Supreme Court enhances compensation for victim under Motor Vehicles Act Makes amends for the loss of marriage prospects due to 75 percent disability The Supreme Court has awarded an enhanced compensation of Rs.15.9 lakhs from the previous amount of Rs.2.3 lakhs to a motor vehicle accident victim. The Bench comprising Justice Surya Kant and Justice Aravind Kumar was adjudicating an...
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Supreme Court enhances compensation for victim under Motor Vehicles Act
Makes amends for the loss of marriage prospects due to 75 percent disability
The Supreme Court has awarded an enhanced compensation of Rs.15.9 lakhs from the previous amount of Rs.2.3 lakhs to a motor vehicle accident victim.
The Bench comprising Justice Surya Kant and Justice Aravind Kumar was adjudicating an appeal filed in the Sri Lakshmana Gowda B.N. vs The Oriental Insurance Co. Ltd. and Ans case. It granted additional compensation towards ‘loss of marriage prospects’ since the claimant remained unmarried due to disability.
Observing the 75 percent body injury and the inability of the claimant to work, the Bench ruled that enhanced compensation could not be denied on the ground that his employer was not examined, or no letter was produced from him. The tribunal and the Court could not ignore the evidence of disability such as the disability certificate and identity card issued by the Directorate for the Empowerment of Differently Abled and Senior Citizens.
In 2007, the claimant, Sri Lakshmana Gowda B.N., met with a road accident and sustained injuries. The offending vehicle was insured by the respondent, the Oriental Insurance Company.
The claimant filed a petition under Section 166 of the Motor Vehicle Act, seeking compensation. He stated that he was 24 years old, a graduate, and was employed as a marketing executive with Rs.8,000 per month salary. The accident caused 48 percent permanent physical disability and 75 percent disability to his body.
However, the Motor Vehicles Claims Tribunal construed the claimant’s income to be Rs.3,000 and awarded total compensation of Rs. 2,36,812 along with interest at 8 percent per annum. The tribunal marked Rs.50,000 towards pain, injuries, and suffering; Rs.1,16,812 for medical and incidental expenses; Rs.10,000 for the loss of earnings during the laid-up period; Rs.40,000 for permanent disability; and Rs.20,000 for the loss of amenities in future life.
Aggrieved by the outcome, the claimant challenged the compensation amount before the High Court and sought enhancement.
In January 2019, the High Court affirmed the compensation amount but reduced the interest to 6 percent per annum. Therefore, the claimant approached the Supreme Court.
The Bench enhanced the compensation towards ‘pain and suffering’ to an additional Rs.50,000, observing that the claimant was hospitalized for 10 days and was in continuous treatment thereafter. It noted that additionally, the claimant had produced a salary certificate in support of his monthly income of Rs.8,000 and had deposed on oath that he was unable to discharge his normal duties.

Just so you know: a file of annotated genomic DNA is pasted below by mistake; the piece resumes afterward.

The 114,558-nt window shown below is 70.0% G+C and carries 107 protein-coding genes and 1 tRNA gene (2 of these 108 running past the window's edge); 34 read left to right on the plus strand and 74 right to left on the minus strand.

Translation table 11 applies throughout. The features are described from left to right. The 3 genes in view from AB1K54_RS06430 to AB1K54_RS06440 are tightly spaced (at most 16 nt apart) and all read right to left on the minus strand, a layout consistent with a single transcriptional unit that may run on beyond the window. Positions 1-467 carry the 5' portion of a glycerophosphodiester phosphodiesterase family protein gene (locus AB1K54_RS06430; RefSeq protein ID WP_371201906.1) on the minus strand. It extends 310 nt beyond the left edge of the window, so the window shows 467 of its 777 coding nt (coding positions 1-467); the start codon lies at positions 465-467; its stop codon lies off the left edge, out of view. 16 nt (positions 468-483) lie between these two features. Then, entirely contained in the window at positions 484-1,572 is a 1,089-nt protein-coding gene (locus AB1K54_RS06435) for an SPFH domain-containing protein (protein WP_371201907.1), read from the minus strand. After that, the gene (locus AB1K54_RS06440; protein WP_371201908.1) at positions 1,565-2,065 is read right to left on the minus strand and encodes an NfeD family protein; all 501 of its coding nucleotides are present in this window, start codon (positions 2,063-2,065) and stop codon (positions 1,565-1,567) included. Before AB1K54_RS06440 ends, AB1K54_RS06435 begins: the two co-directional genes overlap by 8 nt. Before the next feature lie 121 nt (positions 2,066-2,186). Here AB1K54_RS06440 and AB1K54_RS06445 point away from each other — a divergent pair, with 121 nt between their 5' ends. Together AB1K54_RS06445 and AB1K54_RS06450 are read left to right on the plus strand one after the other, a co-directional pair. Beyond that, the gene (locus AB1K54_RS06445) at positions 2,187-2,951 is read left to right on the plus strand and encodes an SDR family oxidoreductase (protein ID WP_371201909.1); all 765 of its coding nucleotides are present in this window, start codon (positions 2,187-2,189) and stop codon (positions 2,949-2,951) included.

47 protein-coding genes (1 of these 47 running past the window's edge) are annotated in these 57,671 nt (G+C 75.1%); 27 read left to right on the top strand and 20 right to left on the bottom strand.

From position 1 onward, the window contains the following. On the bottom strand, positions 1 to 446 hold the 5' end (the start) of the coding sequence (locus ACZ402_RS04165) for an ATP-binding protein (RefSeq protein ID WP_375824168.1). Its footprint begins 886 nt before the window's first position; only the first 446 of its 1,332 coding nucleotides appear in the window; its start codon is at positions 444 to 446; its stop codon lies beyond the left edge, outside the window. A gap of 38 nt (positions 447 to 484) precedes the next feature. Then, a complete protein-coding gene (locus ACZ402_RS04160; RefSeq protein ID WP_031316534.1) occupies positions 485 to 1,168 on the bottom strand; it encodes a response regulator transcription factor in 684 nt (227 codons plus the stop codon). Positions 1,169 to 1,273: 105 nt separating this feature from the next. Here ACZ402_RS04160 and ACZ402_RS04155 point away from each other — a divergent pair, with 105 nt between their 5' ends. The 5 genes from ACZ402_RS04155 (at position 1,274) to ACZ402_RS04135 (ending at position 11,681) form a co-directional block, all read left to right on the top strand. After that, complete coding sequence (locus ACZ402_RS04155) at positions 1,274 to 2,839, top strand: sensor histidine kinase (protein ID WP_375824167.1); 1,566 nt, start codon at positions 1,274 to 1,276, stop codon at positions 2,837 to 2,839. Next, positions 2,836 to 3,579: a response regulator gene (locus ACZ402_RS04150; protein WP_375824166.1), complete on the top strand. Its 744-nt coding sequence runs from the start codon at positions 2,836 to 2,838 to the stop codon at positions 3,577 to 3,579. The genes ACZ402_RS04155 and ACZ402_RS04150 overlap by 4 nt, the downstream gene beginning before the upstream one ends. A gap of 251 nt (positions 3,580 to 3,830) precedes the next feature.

The Judges stated that the compensation amount required re-computation in view of the monthly salary mentioned as Rs.8,000 in the salary certificate. The tribunal and the high Court could not have ignored the salary stated by the claimant on hyper technical grounds.
The Bench held, “The claimant has deposed that he was working as a marketing executive in a private company Golden Investments, and drawing a monthly salary of Rs.8,000 as per the salary certificate. On this ground, it cannot be said by the insurer that the claimant was unable to earn or was not earning Rs.8,000. The accident occurred in 2007. Even a mason those days was earning not less than Rs.300 daily, or Rs.9,000 monthly. The claimant being a graduate and working as a marketing executive, his plea of salary deserves to be accepted, as it is within the proximity of truth.”
Justice Kant and Justice Kumar observed, “The claimant has suffered 75 percent whole body disability. He has clearly deposed that on account of the injuries sustained and consequential disability suffered his marriage prospects have become bleak. Even in the affidavit filed on 30.09.2022, he deposed that he has remained unmarried, and none has come forward to marry him. In other words, the prospects of the appellant getting married would remain a dream and for loss of the same, he must be suitably awarded compensation. Hence, we award a sum of Rs.50,000 towards the loss of marriage prospects.”
The Bench cited the 2009 Sarla Verma and Others vs Delhi Transport Corporation and Others case, computing the compensation towards ‘loss of future income’ and awarded Rs.12,96,000 to the claimant. The compensation under ‘loss of earnings during the laid up period’ was revised by treating Rs.8,000 as the monthly income.
Thus, the Apex Court enhanced the compensation to Rs.15,94,812 with 6 percent per annum interest from the date of filing the petition.